I Flew on a Plane Without Going Through Security and No One Died (Washington Post)

Imagine if catching an 11 a.m. flight out of D.C. was a matter of hopping on the Metro at Petworth at 10:20, getting off at Reagan/National Airport at 10:43, and boarding the plane at 10:50.

That world is possible. I’ve lived it, and it is amazing. All we have to do is abolish the TSA. Entirely. Just let people walk off the street and onto a plane.

Would this increase hijacking? Probably. But there’s no reason to believe it would increase casualties from terrorist attacks overall. That’s because increasing airport security just leads terrorists to direct their assaults elsewhere.

It is an interesting idea and fun to think about, but it isn’t going to happen. We will see the expansion of PreCheck availability, but as a whole, airport security in its current form is staying where it is. The TSA has firmly embedded itself as part of the traveling way of life.

This short article from Business Insider seems to suggest we as travelers are getting exactly what we want. From the article:

The reason flying is the way it is is because that’s exactly what today’s fliers want.

Specifically, fliers want:

  • Safe, rapid travel between two cities
  • The lowest possible price

Oh, sure, people who fly won’t say that they’re getting what they want — because then they would reveal themselves to be cheap bastards who care mostly about price.

While it is true that travelers are getting low priced, relatively fast transportation between cities, the amenities that used to be offered on the same flights have been eroded to keep the price low.

I think what travelers want has changed a little in recent years and the above list needs to be amended to include power ports and internet connectivity. These two items have become even more important travelers over the last few years and most of the airlines are just now getting these things installed or playing catch up figuring out how to do so. I would also add “cleanliness” to the list. My last few flights on United have been on planes that were absolutely filthy and it was not a pleasant experience.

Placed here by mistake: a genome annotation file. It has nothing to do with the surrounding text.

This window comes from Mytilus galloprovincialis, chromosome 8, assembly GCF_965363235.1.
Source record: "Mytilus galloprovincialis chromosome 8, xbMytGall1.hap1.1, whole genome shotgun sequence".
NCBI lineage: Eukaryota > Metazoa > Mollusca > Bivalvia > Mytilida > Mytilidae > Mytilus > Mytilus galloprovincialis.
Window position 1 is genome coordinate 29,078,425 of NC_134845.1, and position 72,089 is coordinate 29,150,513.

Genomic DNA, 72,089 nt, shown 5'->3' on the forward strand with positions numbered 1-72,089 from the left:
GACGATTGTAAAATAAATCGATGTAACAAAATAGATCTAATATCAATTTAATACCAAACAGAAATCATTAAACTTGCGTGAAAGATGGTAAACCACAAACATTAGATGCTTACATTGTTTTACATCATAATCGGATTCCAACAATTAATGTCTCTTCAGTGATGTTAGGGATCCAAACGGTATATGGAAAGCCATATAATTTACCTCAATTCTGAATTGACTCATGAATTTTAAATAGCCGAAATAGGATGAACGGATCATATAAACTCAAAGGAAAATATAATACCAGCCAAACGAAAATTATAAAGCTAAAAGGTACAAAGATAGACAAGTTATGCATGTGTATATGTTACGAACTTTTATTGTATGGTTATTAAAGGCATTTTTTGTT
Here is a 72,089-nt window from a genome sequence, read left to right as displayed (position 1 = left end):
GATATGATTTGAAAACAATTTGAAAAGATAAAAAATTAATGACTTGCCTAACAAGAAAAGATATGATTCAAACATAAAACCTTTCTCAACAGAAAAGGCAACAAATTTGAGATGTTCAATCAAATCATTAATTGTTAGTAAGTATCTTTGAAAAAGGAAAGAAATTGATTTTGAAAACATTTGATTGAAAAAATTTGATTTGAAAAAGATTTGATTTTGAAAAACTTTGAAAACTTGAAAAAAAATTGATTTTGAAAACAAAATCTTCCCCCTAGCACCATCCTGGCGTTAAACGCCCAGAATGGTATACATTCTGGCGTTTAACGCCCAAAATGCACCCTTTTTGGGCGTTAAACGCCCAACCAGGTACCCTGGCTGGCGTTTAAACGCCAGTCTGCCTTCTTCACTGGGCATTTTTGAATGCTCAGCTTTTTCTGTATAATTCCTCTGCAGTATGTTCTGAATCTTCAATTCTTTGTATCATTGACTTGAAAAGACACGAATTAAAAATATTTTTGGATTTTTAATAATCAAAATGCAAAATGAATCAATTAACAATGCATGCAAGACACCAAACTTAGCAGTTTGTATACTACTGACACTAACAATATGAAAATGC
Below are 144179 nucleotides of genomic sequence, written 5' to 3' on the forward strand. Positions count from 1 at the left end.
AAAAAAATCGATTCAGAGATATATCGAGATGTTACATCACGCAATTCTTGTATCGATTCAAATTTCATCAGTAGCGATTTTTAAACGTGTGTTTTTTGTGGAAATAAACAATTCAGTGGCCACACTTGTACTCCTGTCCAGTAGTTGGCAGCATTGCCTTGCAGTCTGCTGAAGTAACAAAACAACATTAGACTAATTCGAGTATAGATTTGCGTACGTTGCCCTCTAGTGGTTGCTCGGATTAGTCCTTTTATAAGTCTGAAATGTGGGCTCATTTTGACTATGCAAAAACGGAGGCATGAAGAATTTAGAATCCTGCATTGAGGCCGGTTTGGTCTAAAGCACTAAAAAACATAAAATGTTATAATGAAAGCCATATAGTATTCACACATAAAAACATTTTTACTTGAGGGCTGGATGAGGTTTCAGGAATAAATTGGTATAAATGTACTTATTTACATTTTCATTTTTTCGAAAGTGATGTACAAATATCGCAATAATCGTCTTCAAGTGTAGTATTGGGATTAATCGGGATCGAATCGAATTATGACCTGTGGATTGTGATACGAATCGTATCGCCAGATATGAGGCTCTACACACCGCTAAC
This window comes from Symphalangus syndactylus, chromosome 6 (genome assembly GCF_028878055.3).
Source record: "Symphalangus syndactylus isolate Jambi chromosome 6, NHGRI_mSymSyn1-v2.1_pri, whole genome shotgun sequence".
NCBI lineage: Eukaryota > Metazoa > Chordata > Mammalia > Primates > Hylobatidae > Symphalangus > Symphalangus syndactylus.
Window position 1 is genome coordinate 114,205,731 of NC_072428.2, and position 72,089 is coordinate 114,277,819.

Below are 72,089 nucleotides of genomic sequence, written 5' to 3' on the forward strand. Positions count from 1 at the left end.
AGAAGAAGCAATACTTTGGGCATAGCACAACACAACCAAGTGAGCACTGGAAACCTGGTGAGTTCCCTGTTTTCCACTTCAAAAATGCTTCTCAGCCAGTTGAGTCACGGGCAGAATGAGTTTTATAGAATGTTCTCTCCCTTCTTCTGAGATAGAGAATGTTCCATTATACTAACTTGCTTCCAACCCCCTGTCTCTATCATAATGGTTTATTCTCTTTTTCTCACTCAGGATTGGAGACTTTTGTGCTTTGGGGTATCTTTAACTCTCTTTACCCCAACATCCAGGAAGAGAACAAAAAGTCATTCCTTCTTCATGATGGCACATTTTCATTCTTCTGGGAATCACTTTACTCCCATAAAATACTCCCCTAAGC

Are travelers willing to pay more for a better experience in flight? Based on Delta and United reconfiguring a number of aircraft to remove economy seats that have extra legroom and replace them with regular economy seats, my guess is no. There is a small segment of the traveling public that is willing to pay for more amenities but most just want a seat between two cities.

There is a lot of attention being paid to the real time retaliation of Elan Gale against a woman who was mad that their flight was delayed. There are now rumors that the woman is dying of cancer and was desperate to spend what she feels is her last Thanksgiving with her family.

I initially read the live tweeting and thought it was somewhat humorous. Then I reached the end. Elan Gale reached a line and then crossed it. Had he left it with the glass of wine and a funny note, that would have been enough. But when the woman responded and he countered, things took a turn. He went from being someone using humor to defuse a situation to someone just making things worse.

The best thing he could have done was just ignore the note from the woman and leave it at that.